Executive Summary

In a broad sense, technology is any modification of the natural world made to fulfill human needs or desires. Although people tend to focus on the most recent technological inventions, such as computers, cell phones, and the Internet, technology also includes automobiles, frozen food, irrigation systems, manufacturing robots, and a myriad of other devices and systems that profoundly affect everyone in a modern society.

Because of the pervasiveness of technology, an understanding of what technology is, how it works, how it is created, how it shapes society, and how society influences technological development is critical to informed citizenship. Technological choices influence our health and economic well-being, the types of jobs and recreation available, even our means of self-expression. How well citizens are prepared to make those choices depends in large part on their level of technological literacy.

The National Science Foundation (NSF) has been involved in raising public awareness of the need for an understanding of technology since the 1980s (Bloch, 1986). More recently, the American Association for the Advancement of Science (AAAS, 1990), the International Technology Education Association (ITEA, 1996), and other organizations have also called for Americans to become more savvy about technology. A case for technological literacy has been spelled out in Technically Speaking: Why All Americans Need to Know More About Technology (NAE and NRC, 2002) and in detailed requirements for the development of understanding and capabilities related to technology among K–12 students (ITEA, 2000).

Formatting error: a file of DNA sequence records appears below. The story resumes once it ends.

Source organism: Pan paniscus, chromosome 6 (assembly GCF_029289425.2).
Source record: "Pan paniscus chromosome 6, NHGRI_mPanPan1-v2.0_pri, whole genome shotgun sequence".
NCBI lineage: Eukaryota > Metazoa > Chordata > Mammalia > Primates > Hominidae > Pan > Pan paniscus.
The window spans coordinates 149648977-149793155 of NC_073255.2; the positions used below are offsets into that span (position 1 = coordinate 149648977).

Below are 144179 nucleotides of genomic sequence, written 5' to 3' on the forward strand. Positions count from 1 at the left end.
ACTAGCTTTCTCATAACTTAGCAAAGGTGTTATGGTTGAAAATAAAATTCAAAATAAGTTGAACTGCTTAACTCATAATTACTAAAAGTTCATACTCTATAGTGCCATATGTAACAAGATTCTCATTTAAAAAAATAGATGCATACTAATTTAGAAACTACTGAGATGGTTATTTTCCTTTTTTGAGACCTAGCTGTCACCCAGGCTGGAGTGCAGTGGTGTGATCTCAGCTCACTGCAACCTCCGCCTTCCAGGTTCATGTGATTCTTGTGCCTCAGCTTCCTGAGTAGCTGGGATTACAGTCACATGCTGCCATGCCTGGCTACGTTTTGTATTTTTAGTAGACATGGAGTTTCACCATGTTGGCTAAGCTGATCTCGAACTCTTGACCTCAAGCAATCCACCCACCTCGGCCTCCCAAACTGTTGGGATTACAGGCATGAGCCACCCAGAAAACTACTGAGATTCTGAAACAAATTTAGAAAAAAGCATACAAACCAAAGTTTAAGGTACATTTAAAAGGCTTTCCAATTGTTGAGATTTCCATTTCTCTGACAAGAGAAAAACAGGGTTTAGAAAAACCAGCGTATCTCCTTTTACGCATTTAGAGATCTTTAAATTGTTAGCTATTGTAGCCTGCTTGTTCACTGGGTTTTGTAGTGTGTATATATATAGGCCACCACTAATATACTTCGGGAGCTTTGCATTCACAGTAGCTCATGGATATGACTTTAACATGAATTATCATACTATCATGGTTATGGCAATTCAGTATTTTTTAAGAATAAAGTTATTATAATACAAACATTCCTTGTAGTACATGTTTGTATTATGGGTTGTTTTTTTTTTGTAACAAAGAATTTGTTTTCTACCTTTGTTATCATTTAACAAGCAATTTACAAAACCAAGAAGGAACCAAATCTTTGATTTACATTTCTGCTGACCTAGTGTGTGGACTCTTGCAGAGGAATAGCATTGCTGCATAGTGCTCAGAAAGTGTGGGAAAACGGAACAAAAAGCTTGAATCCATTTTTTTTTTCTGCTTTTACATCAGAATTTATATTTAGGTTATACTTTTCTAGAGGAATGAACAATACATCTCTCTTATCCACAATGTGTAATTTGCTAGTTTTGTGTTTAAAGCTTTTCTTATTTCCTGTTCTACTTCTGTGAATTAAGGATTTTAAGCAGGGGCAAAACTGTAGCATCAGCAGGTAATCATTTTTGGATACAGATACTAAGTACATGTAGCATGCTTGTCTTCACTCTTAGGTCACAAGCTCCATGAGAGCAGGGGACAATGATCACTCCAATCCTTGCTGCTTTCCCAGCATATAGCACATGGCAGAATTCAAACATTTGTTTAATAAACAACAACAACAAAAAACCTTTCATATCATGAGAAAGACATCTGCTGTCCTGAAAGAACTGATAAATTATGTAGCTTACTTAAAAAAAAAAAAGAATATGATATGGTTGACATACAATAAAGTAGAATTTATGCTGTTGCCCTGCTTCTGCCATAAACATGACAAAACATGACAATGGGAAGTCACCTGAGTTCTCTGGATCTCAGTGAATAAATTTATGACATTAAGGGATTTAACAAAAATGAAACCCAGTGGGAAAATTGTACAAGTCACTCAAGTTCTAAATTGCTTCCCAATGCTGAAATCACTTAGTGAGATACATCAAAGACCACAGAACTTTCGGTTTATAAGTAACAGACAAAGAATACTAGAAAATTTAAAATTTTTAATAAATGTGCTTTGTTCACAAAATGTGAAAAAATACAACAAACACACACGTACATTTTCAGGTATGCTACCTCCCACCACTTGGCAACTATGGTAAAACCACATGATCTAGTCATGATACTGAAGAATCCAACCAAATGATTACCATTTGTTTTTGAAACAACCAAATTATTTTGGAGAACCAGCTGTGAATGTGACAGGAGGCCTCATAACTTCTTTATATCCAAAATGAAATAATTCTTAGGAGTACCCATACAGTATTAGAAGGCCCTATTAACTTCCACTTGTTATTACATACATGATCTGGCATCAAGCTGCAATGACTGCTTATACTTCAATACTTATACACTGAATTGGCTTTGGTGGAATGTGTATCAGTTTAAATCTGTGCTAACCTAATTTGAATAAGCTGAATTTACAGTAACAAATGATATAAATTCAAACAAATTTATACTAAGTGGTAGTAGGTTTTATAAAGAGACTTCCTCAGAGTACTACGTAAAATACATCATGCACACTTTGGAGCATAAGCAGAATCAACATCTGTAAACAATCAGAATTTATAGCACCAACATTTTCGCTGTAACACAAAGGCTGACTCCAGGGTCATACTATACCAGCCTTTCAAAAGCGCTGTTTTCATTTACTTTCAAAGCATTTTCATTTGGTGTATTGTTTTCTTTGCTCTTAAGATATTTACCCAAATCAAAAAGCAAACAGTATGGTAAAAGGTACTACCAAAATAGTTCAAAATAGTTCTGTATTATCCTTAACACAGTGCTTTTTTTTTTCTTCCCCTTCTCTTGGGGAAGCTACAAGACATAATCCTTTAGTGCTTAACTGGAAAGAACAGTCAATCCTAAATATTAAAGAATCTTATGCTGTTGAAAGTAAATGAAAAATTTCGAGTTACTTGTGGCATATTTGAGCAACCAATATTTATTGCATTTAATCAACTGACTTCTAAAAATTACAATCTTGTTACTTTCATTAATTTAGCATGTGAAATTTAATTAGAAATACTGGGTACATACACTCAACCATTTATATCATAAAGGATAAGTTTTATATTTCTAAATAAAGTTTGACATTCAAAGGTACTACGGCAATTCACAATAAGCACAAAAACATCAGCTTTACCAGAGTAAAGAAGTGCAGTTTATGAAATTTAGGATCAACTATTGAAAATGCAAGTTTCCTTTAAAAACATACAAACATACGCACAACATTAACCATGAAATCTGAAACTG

No one really knows the level of technological literacy among people in this country—or for that matter, in other countries. Although



The National Academies | 500 Fifth St. N.W. | Washington, D.C. 20001
Copyright © National Academy of Sciences. All rights reserved.
Terms of Use and Privacy Statement



Below are the first 10 and last 10 pages of uncorrected machine-read text (when available) of this chapter, followed by the top 30 algorithmically extracted key phrases from the chapter as a whole.
Intended to provide our own search engines and external engines with highly rich, chapter-representative searchable text on the opening pages of each chapter. Because it is UNCORRECTED material, please consider the following text as a useful but insufficient proxy for the authoritative book pages.

Do not use for reproduction, copying, pasting, or reading; exclusively for search engines.

OCR for page 1